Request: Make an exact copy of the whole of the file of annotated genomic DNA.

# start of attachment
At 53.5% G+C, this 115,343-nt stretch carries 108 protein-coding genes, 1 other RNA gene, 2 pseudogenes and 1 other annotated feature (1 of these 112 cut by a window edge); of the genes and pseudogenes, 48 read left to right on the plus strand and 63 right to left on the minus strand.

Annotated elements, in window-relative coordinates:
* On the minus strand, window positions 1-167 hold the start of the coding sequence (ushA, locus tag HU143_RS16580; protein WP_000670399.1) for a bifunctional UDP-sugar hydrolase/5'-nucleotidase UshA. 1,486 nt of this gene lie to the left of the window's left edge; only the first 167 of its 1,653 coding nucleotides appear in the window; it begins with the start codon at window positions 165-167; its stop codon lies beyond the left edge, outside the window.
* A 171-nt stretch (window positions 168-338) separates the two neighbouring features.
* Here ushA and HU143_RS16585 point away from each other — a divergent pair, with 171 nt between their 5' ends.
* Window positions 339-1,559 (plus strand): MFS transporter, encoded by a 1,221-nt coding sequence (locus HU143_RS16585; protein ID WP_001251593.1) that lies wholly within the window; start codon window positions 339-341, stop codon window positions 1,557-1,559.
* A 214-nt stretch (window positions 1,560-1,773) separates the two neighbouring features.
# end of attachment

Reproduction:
At 53.5% G+C, this 115,343-nt stretch carries 108 protein-coding genes, 1 other RNA gene, 2 pseudogenes and 1 other annotated feature (1 of these 112 cut by a window edge); of the genes and pseudogenes, 48 read left to right on the plus strand and 63 right to left on the minus strand.

Annotated elements, in window-relative coordinates:
* On the minus strand, window positions 1-167 hold the start of the coding sequence (ushA, locus tag HU143_RS16580; protein WP_000670399.1) for a bifunctional UDP-sugar hydrolase/5'-nucleotidase UshA. 1,486 nt of this gene lie to the left of the window's left edge; only the first 167 of its 1,653 coding nucleotides appear in the window; it begins with the start codon at window positions 165-167; its stop codon lies beyond the left edge, outside the window.
* A 171-nt stretch (window positions 168-338) separates the two neighbouring features.
* Here ushA and HU143_RS16585 point away from each other — a divergent pair, with 171 nt between their 5' ends.
* Window positions 339-1,559 (plus strand): MFS transporter, encoded by a 1,221-nt coding sequence (locus HU143_RS16585; protein ID WP_001251593.1) that lies wholly within the window; start codon window positions 339-341, stop codon window positions 1,557-1,559.
* A 214-nt stretch (window positions 1,560-1,773) separates the two neighbouring features.